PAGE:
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Will New FDA System Reduce Medication Errors?

The U.S. Food and Drug Administration (FDA) recently launched a new search tool that improves access to data on adverse drug events. According to the agency, the user-friendly tool is designed to make it easier for consumers, providers, and researchers to access information collected by the FDA Adverse Event Reporting System (FAERS).

Tracking Adverse Drug Events

Adverse drug events (ADEs), which are defined as harm experienced by a patient as a result of exposure to a medication, are among the most common medical mistakes. In total, ADEs account for nearly 700,000 emergency department visits and 100,000 hospitalizations every year. Nearly five percent of hospitalized patients experience an ADE, making them one of the most frequent types of inpatient errors.

The FDA uses FAERS to collect and analyze information on adverse event and medication error reports submitted to the agency. The database is part of the FDA's post-marketing safety surveillance program for drug and therapeutic biologic products. Pharmaceutical companies are required to submit adverse event reports. However, reporting by health professionals and patients is voluntary.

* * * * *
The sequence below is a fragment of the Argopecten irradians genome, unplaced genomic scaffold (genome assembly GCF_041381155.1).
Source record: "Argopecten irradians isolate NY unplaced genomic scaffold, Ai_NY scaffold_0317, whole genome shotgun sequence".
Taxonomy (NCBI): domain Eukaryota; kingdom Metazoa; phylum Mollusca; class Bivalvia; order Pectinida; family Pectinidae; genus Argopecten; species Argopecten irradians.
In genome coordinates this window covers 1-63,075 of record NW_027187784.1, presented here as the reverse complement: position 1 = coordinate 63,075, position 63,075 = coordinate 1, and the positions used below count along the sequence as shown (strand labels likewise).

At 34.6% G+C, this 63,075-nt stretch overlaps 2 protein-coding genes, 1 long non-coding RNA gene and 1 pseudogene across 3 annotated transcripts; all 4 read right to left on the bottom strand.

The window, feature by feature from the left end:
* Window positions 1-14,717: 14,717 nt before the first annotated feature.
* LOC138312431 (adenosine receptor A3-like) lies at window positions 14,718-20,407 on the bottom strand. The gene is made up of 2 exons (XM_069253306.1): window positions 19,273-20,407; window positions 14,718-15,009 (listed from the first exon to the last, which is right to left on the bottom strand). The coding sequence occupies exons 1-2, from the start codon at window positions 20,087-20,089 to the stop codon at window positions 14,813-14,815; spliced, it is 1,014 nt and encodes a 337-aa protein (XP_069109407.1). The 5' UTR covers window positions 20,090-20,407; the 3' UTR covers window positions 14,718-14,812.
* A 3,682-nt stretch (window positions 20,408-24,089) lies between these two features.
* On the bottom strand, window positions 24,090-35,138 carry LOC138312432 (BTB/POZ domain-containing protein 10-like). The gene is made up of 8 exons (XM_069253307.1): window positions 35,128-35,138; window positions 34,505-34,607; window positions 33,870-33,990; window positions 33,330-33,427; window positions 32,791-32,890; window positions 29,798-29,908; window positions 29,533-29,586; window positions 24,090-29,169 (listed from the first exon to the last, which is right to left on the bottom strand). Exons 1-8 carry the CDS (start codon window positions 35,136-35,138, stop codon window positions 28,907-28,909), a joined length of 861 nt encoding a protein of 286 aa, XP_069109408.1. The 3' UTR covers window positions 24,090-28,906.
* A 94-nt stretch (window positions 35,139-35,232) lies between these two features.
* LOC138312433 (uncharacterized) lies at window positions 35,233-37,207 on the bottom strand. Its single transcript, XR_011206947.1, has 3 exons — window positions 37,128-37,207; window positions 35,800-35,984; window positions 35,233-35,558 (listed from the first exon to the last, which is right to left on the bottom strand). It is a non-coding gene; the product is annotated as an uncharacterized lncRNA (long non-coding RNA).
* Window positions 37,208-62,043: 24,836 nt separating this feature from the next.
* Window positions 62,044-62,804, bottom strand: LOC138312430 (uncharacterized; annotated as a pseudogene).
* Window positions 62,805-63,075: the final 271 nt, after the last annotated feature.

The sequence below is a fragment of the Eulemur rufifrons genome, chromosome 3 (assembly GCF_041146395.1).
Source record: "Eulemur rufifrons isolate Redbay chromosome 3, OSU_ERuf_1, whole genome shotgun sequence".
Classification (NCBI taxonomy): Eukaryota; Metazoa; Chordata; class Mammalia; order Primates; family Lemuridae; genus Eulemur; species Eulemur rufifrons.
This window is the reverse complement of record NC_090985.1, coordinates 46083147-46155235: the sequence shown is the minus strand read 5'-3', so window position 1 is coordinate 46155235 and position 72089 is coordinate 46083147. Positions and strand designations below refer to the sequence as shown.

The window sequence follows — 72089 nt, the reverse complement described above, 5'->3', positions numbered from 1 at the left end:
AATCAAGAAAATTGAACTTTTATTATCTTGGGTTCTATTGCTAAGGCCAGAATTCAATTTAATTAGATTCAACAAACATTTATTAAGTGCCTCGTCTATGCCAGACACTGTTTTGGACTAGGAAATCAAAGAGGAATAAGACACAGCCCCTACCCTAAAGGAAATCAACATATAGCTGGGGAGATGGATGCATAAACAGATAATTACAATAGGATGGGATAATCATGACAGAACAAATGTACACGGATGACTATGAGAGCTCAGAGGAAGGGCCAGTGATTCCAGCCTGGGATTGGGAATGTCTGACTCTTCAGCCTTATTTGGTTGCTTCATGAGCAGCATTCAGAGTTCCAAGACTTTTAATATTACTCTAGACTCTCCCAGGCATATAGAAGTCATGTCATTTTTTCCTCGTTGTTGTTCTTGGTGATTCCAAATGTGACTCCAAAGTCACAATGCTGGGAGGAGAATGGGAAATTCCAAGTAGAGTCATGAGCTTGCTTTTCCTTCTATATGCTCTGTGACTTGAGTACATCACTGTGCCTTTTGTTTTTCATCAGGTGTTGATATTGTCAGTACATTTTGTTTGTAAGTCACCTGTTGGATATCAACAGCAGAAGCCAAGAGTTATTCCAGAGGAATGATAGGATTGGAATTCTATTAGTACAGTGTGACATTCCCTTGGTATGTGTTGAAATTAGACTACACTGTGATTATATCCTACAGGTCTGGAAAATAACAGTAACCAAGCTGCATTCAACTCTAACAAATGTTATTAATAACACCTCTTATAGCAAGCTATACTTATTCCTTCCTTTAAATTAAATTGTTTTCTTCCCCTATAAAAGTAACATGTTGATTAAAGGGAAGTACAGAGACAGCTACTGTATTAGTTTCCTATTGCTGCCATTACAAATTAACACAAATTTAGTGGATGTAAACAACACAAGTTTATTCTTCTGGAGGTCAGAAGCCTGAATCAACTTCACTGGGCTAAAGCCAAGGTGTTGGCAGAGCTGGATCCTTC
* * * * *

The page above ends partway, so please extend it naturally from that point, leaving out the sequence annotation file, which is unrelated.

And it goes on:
The FDA’s new dashboard allows users to search for and organize data by specified search parameters, such as drug/biological product, age of the patient, type of adverse event, year the adverse event occurred, or within a specific timeframe. "Tools like the FDA Adverse Event Reporting System are critical to the FDA’s ability to help ensure the greatest level of transparency and help patients and providers make safe use of drug and biologic products after they are approved by the FDA," said FDA Commissioner Scott Gottlieb, M.D. "The FDA is committed to fully informing patients and providers of adverse events reported with medical products and this enhanced portal now provides patients, doctors and others with easier access to the data they are interested in."

The FDA’s adverse event reporting database provides valuable information and is often used by the agency to detect safety issues. However, it is important to highlight that FAERS does have limitations. Notably, because the FDA does not require that a causal relationship between a product and event be proven, there is no conclusive proof that the product caused the alleged harm to the patient. In addition, the agency does not receive reports for every adverse event or medication error that occurs with a product.

While the added transparency is a good first step, we are hopeful that the FDA also enhances its procedures for post-market surveillance. To protect patients, it is imperative to track a drug’s safety record once it is released to the market and make that information available to the public.

If you or someone you love has suffered serious harm due to a defective medical device or medication, don’t hesitate to contact a San Diego product liability lawyer at the Law Offices of Robert Vaage for a free consultation.